NDP’s West calls for action to save lives in opioid overdose crisis in Northern Ontario

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QUEEN’S PARK- Jamie West, NDP MPP for Sudbury, held a press conference on Thursday before debate of his private member’s motion, which calls on the Ford government to take immediate action to prevent opioid addiction and overdoses, and save lives.

West’s motion, Preventing Overdoses in the North: More than just a statistic, urges the Ford government to invest in the services people who use opioids need to have a chance at survival, by funding evidence-based health initiatives like overdose prevention sites, mental health care, harm reduction strategies, residential treatment, anti-stigma training, and awareness programs.

“Ontario is in the middle of a public health emergency. In my community of Sudbury and across the North, rates of opioid use and overdoses have skyrocketed,” said West. “People are in very real life-and-death struggles. Northerners need urgent action to ensure people have the supports they need to stay safe and heathy.”

Statistics released following West’s announcement of the motion in May 2019 confirm that the situation has become critical. In 2018, there were 1,473 opioid-related deaths in the province. Of these, 141 people in Northern Ontario died in opioid related incidents. Public Health units in Northern Ontario are dealing with some of the highest rates of opioid related deaths and emergency room visits in the province, and these numbers are climbing at an alarming rate.

“Lives are being ripped apart by the tragic opioid crisis,” said West. “Front line health workers are warning the public that the prevalence of fentanyl and carfentanyl in Northern Ontario is putting lives at risk. Those lost to overdose related incidents deserve to be more than just a statistic. We need action now to stop these tragedies.”

West’s riding of Sudbury has experienced a spike in opioid related emergency room visits and deaths over the last year. From January to June 2019 Greater Sudbury paramedics responded to 262 suspected opioid related incidents. For the same period in 2018, they responded to 67 opioid related incidents.

At the press conference, West was joined by Marion Quigley, Outgoing Chief Executive Officer of the Canadian Mental Health Association Sudbury/Manitoulin, who supports the motion and spoke about the need for more services to address the opioid crisis in the North.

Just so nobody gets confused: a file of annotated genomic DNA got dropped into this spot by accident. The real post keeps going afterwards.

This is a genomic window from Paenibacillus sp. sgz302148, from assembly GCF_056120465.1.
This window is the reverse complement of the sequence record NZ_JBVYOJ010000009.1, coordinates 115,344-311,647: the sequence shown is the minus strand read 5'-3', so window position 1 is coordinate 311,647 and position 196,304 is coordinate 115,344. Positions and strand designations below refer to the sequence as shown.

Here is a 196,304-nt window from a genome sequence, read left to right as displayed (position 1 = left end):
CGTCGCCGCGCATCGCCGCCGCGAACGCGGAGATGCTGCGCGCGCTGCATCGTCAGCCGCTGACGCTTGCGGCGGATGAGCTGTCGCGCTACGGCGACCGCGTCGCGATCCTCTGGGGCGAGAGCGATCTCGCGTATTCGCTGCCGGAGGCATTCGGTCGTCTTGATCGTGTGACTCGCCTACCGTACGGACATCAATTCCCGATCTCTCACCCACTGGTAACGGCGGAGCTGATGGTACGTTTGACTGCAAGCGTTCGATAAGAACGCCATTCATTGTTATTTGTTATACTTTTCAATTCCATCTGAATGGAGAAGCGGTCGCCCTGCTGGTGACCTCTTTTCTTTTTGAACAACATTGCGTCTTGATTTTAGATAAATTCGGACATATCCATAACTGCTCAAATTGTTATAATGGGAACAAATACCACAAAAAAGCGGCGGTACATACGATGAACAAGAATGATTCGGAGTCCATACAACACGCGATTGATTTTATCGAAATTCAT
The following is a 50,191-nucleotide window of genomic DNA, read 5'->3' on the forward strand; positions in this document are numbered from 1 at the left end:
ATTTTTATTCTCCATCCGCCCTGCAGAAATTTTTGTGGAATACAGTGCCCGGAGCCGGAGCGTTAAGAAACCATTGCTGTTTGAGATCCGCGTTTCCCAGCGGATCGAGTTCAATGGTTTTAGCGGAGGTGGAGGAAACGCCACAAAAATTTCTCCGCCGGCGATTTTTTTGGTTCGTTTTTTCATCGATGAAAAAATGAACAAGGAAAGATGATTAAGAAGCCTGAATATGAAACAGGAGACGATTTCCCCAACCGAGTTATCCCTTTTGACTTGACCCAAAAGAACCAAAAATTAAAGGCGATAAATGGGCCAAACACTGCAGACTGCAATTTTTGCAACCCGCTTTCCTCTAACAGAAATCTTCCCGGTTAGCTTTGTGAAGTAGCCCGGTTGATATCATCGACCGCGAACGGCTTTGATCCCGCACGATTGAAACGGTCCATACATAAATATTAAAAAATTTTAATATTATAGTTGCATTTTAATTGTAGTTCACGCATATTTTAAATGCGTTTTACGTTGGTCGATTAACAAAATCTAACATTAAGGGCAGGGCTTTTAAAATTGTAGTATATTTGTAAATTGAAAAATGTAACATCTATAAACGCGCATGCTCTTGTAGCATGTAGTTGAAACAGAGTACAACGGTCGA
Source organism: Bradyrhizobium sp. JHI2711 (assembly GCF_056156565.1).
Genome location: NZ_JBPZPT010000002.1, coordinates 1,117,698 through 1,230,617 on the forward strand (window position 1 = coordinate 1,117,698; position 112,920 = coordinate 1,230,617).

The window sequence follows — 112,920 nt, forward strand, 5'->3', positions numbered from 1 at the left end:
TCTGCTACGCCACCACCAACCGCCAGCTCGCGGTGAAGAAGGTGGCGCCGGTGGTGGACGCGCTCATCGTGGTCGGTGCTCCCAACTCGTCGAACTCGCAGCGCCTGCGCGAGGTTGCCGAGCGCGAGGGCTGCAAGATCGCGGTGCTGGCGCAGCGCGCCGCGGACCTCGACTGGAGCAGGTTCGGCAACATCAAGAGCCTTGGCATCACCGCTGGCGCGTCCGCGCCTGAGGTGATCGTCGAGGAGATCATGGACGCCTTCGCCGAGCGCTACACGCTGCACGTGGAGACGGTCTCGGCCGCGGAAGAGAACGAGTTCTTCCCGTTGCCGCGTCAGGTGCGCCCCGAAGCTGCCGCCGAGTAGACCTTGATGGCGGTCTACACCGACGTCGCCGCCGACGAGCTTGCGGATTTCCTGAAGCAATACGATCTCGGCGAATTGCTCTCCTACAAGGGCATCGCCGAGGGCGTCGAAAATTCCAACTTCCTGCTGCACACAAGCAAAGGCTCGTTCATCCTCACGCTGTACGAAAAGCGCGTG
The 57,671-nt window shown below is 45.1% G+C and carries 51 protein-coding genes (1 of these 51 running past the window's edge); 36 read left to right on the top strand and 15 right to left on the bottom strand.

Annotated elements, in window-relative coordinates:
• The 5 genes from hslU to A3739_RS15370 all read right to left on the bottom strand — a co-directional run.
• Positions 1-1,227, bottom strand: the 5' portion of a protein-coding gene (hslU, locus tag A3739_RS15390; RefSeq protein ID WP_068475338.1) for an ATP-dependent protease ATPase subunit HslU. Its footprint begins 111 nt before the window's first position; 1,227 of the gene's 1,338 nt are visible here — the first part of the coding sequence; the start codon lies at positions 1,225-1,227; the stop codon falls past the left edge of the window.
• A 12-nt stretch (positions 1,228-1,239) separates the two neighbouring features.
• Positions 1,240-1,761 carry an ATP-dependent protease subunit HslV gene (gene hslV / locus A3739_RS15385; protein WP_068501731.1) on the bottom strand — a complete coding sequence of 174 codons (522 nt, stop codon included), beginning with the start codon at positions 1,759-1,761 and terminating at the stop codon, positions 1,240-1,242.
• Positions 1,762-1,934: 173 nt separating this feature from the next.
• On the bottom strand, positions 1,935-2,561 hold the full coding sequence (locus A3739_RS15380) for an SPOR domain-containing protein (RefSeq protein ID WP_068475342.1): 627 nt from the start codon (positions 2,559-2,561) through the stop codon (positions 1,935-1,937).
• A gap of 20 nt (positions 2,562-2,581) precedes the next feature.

“This crisis affects us all and we need to address the issue together so all citizens have good timely access to treatment and supports,” said Quigley.

“Communities, health care organizations and frontline health workers need a provincial partner to join them in helping people impacted by this crisis. Instead, the Ford government has been nothing short of cruel thus far. The Conservatives have cut public health funding, placed an arbitrary cap on the number of overdose prevention sites in Ontario, and are forcing frontline responders who are already run off their feet to do more with fewer resources,” said West.

Currently, Northern Ontario only has one overdose prevention site located in Thunder Bay – 1,000 kilometres away from Sudbury.

“Doug Ford’s callous cuts to services that assist people with addictions, from supportive housing to health care, will hit the North particularly hard. The Ford government needs to step up and do more to ensure people have access to the supports they desperately need,” said West.

“Northern families deserve a government that will work with local health authorities and communities to respond to the overdose crisis as a public health emergency. I am urging this government to invest in services that will allow frontline health workers in the North to carry out life-saving, evidence-supported work that will save lives in our community.”